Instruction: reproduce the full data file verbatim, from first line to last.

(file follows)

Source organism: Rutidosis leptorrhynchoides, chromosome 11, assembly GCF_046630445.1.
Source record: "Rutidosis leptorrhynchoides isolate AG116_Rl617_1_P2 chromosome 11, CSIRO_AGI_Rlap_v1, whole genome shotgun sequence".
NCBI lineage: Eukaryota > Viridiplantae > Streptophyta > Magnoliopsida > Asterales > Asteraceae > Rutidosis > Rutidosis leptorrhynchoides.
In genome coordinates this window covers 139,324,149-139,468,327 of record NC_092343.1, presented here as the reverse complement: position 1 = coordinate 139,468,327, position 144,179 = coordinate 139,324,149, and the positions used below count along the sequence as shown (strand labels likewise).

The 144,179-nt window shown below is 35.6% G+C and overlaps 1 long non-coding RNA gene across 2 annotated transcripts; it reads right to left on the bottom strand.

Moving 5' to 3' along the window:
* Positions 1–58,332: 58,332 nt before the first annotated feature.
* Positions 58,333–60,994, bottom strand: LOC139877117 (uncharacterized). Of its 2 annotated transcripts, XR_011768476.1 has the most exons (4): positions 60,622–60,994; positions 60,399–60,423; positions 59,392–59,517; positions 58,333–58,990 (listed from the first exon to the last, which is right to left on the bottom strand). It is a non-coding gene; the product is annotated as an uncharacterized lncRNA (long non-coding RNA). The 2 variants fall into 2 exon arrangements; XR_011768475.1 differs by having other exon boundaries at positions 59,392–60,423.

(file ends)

Source organism: Rutidosis leptorrhynchoides, chromosome 11, assembly GCF_046630445.1.
Source record: "Rutidosis leptorrhynchoides isolate AG116_Rl617_1_P2 chromosome 11, CSIRO_AGI_Rlap_v1, whole genome shotgun sequence".
NCBI lineage: Eukaryota > Viridiplantae > Streptophyta > Magnoliopsida > Asterales > Asteraceae > Rutidosis > Rutidosis leptorrhynchoides.
In genome coordinates this window covers 139,324,149-139,468,327 of record NC_092343.1, presented here as the reverse complement: position 1 = coordinate 139,468,327, position 144,179 = coordinate 139,324,149, and the positions used below count along the sequence as shown (strand labels likewise).

The 144,179-nt window shown below is 35.6% G+C and overlaps 1 long non-coding RNA gene across 2 annotated transcripts; it reads right to left on the bottom strand.

Moving 5' to 3' along the window:
* Positions 1–58,332: 58,332 nt before the first annotated feature.
* Positions 58,333–60,994, bottom strand: LOC139877117 (uncharacterized). Of its 2 annotated transcripts, XR_011768476.1 has the most exons (4): positions 60,622–60,994; positions 60,399–60,423; positions 59,392–59,517; positions 58,333–58,990 (listed from the first exon to the last, which is right to left on the bottom strand). It is a non-coding gene; the product is annotated as an uncharacterized lncRNA (long non-coding RNA). The 2 variants fall into 2 exon arrangements; XR_011768475.1 differs by having other exon boundaries at positions 59,392–60,423.